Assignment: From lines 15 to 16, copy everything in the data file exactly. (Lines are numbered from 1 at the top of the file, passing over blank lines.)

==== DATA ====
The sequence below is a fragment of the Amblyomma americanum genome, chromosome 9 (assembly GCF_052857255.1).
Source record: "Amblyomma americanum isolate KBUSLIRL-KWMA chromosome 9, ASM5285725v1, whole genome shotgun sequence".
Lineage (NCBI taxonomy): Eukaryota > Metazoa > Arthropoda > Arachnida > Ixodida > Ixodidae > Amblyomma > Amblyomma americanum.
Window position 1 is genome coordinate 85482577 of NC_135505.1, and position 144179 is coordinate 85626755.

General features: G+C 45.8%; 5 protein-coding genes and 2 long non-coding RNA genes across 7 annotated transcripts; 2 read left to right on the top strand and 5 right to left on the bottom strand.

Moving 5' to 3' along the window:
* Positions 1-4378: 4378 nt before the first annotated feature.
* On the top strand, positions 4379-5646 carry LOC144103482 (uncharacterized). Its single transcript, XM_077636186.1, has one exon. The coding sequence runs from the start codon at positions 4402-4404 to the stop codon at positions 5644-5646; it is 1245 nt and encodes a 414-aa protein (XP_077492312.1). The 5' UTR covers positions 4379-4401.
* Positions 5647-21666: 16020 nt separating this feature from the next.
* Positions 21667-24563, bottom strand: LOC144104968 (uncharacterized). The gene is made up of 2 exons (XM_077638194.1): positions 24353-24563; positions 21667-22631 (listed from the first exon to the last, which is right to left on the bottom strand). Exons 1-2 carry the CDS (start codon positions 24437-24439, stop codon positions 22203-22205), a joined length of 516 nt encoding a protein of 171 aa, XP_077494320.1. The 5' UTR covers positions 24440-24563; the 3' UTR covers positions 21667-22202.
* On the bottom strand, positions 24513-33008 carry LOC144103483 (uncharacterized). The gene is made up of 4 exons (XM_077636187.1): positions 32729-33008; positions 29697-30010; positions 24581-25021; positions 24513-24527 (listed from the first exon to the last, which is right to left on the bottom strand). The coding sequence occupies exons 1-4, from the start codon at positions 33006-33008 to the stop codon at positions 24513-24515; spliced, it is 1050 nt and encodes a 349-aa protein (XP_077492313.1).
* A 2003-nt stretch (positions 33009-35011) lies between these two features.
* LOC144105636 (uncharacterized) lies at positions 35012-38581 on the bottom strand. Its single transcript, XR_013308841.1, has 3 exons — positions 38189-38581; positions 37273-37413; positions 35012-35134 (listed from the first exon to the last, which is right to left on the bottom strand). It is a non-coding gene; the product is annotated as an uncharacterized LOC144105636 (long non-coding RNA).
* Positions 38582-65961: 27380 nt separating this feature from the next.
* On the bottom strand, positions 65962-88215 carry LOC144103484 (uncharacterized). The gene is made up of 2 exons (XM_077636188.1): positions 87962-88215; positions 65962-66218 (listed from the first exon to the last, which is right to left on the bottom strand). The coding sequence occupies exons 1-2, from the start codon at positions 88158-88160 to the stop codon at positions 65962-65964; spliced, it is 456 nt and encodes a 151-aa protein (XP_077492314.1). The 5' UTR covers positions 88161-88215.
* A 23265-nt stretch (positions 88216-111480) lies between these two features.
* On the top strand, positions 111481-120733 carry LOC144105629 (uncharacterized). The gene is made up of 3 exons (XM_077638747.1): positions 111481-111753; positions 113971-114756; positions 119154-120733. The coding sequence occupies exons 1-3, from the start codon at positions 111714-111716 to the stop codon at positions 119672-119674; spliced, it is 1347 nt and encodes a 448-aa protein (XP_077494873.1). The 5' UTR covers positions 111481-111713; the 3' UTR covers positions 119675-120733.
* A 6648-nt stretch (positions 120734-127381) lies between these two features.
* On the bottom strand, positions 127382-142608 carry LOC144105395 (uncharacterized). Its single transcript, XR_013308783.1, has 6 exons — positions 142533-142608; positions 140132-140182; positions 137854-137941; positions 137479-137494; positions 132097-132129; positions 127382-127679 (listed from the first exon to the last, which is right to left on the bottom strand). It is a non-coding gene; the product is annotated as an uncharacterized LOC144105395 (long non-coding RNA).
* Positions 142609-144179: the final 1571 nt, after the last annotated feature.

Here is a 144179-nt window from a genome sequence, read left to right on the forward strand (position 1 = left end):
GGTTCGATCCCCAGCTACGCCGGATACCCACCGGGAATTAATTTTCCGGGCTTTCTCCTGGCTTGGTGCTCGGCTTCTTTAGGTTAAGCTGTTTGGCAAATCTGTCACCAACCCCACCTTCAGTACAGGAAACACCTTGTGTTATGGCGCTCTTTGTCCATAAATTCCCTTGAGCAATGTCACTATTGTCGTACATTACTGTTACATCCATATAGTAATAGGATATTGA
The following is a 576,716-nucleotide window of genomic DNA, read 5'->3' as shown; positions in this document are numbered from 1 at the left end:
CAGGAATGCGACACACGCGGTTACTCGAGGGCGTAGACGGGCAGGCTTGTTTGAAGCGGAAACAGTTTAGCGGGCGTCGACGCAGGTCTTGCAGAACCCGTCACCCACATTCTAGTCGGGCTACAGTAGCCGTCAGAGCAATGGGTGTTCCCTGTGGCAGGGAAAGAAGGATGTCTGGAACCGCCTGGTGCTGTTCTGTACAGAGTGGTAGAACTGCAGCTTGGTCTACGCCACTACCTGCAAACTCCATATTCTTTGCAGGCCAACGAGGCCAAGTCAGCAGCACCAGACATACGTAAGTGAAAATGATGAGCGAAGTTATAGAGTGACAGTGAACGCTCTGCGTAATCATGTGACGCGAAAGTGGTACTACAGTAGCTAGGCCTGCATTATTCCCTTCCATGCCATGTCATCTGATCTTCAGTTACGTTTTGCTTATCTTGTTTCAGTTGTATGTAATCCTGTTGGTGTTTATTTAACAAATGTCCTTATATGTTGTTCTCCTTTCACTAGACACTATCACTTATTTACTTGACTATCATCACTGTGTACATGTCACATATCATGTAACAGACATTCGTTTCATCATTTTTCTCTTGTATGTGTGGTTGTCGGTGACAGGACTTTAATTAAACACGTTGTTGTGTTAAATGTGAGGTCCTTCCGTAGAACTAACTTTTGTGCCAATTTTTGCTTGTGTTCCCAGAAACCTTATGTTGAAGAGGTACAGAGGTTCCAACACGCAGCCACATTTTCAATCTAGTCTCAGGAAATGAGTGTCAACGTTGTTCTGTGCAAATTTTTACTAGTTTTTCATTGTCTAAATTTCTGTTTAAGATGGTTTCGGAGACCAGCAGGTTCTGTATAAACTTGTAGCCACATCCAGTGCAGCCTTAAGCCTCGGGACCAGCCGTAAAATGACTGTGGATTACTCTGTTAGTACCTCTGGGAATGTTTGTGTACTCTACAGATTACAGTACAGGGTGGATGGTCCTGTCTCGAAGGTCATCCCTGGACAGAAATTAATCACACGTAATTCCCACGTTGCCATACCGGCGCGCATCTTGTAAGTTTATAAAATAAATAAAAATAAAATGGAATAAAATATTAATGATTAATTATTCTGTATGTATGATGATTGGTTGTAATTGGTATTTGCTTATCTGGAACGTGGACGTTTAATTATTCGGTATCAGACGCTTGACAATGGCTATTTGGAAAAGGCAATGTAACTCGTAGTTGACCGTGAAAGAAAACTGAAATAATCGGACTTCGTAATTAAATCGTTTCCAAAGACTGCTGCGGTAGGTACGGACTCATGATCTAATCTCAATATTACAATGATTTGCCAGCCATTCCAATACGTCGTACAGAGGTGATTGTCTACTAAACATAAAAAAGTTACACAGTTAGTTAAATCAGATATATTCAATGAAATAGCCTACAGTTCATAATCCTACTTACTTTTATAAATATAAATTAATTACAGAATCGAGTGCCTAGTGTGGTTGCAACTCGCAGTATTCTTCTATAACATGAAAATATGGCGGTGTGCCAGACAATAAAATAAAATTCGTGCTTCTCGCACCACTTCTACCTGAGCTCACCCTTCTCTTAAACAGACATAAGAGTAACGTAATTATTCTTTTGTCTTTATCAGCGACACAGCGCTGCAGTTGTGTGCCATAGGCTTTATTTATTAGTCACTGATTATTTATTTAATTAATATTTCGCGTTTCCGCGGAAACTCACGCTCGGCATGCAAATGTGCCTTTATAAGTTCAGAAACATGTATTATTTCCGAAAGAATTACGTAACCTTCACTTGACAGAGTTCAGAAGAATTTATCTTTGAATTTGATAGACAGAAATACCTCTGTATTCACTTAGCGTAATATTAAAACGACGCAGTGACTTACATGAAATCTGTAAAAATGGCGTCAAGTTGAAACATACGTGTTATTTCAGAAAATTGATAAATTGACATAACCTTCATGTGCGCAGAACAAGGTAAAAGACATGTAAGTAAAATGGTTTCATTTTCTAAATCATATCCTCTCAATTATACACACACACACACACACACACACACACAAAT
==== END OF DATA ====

* On the bottom strand, positions 65962-88215 carry LOC144103484 (uncharacterized). The gene is made up of 2 exons (XM_077636188.1): positions 87962-88215; positions 65962-66218 (listed from the first exon to the last, which is right to left on the bottom strand). The coding sequence occupies exons 1-2, from the start codon at positions 88158-88160 to the stop codon at positions 65962-65964; spliced, it is 456 nt and encodes a 151-aa protein (XP_077492314.1). The 5' UTR covers positions 88161-88215.
* A 23265-nt stretch (positions 88216-111480) lies between these two features.